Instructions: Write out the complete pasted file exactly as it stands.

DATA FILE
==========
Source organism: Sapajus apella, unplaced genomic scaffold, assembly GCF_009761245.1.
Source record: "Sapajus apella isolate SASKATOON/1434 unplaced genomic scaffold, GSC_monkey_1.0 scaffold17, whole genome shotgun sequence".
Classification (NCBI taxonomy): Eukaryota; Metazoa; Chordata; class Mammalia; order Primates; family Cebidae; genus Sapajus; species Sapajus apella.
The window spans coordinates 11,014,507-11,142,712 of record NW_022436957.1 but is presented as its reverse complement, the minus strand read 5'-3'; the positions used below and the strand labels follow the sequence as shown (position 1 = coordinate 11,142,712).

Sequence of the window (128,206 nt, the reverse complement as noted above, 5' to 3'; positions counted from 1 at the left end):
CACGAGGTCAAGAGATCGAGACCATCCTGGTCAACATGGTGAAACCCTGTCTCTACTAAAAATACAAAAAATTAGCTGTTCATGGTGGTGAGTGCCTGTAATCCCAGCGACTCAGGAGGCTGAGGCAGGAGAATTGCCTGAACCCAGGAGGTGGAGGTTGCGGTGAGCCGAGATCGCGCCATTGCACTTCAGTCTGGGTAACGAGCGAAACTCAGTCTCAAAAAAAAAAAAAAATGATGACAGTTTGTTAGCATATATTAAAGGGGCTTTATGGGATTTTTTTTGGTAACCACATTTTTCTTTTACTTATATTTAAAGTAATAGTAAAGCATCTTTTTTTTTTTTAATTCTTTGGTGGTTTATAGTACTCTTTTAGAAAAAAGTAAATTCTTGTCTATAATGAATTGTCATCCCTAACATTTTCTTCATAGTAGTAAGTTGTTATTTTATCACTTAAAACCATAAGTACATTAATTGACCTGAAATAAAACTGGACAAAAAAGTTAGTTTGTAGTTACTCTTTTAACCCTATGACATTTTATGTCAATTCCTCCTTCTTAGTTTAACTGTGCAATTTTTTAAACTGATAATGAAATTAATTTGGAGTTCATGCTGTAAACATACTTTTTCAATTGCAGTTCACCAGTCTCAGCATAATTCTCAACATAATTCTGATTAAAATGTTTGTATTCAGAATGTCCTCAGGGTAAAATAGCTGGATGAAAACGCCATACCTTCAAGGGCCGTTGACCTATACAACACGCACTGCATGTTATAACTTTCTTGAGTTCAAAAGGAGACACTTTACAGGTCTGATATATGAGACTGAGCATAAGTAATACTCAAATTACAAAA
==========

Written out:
Source organism: Sapajus apella, unplaced genomic scaffold, assembly GCF_009761245.1.
Source record: "Sapajus apella isolate SASKATOON/1434 unplaced genomic scaffold, GSC_monkey_1.0 scaffold17, whole genome shotgun sequence".
Classification (NCBI taxonomy): Eukaryota; Metazoa; Chordata; class Mammalia; order Primates; family Cebidae; genus Sapajus; species Sapajus apella.
The window spans coordinates 11,014,507-11,142,712 of record NW_022436957.1 but is presented as its reverse complement, the minus strand read 5'-3'; the positions used below and the strand labels follow the sequence as shown (position 1 = coordinate 11,142,712).

Sequence of the window (128,206 nt, the reverse complement as noted above, 5' to 3'; positions counted from 1 at the left end):
CACGAGGTCAAGAGATCGAGACCATCCTGGTCAACATGGTGAAACCCTGTCTCTACTAAAAATACAAAAAATTAGCTGTTCATGGTGGTGAGTGCCTGTAATCCCAGCGACTCAGGAGGCTGAGGCAGGAGAATTGCCTGAACCCAGGAGGTGGAGGTTGCGGTGAGCCGAGATCGCGCCATTGCACTTCAGTCTGGGTAACGAGCGAAACTCAGTCTCAAAAAAAAAAAAAAATGATGACAGTTTGTTAGCATATATTAAAGGGGCTTTATGGGATTTTTTTTGGTAACCACATTTTTCTTTTACTTATATTTAAAGTAATAGTAAAGCATCTTTTTTTTTTTTAATTCTTTGGTGGTTTATAGTACTCTTTTAGAAAAAAGTAAATTCTTGTCTATAATGAATTGTCATCCCTAACATTTTCTTCATAGTAGTAAGTTGTTATTTTATCACTTAAAACCATAAGTACATTAATTGACCTGAAATAAAACTGGACAAAAAAGTTAGTTTGTAGTTACTCTTTTAACCCTATGACATTTTATGTCAATTCCTCCTTCTTAGTTTAACTGTGCAATTTTTTAAACTGATAATGAAATTAATTTGGAGTTCATGCTGTAAACATACTTTTTCAATTGCAGTTCACCAGTCTCAGCATAATTCTCAACATAATTCTGATTAAAATGTTTGTATTCAGAATGTCCTCAGGGTAAAATAGCTGGATGAAAACGCCATACCTTCAAGGGCCGTTGACCTATACAACACGCACTGCATGTTATAACTTTCTTGAGTTCAAAAGGAGACACTTTACAGGTCTGATATATGAGACTGAGCATAAGTAATACTCAAATTACAAAA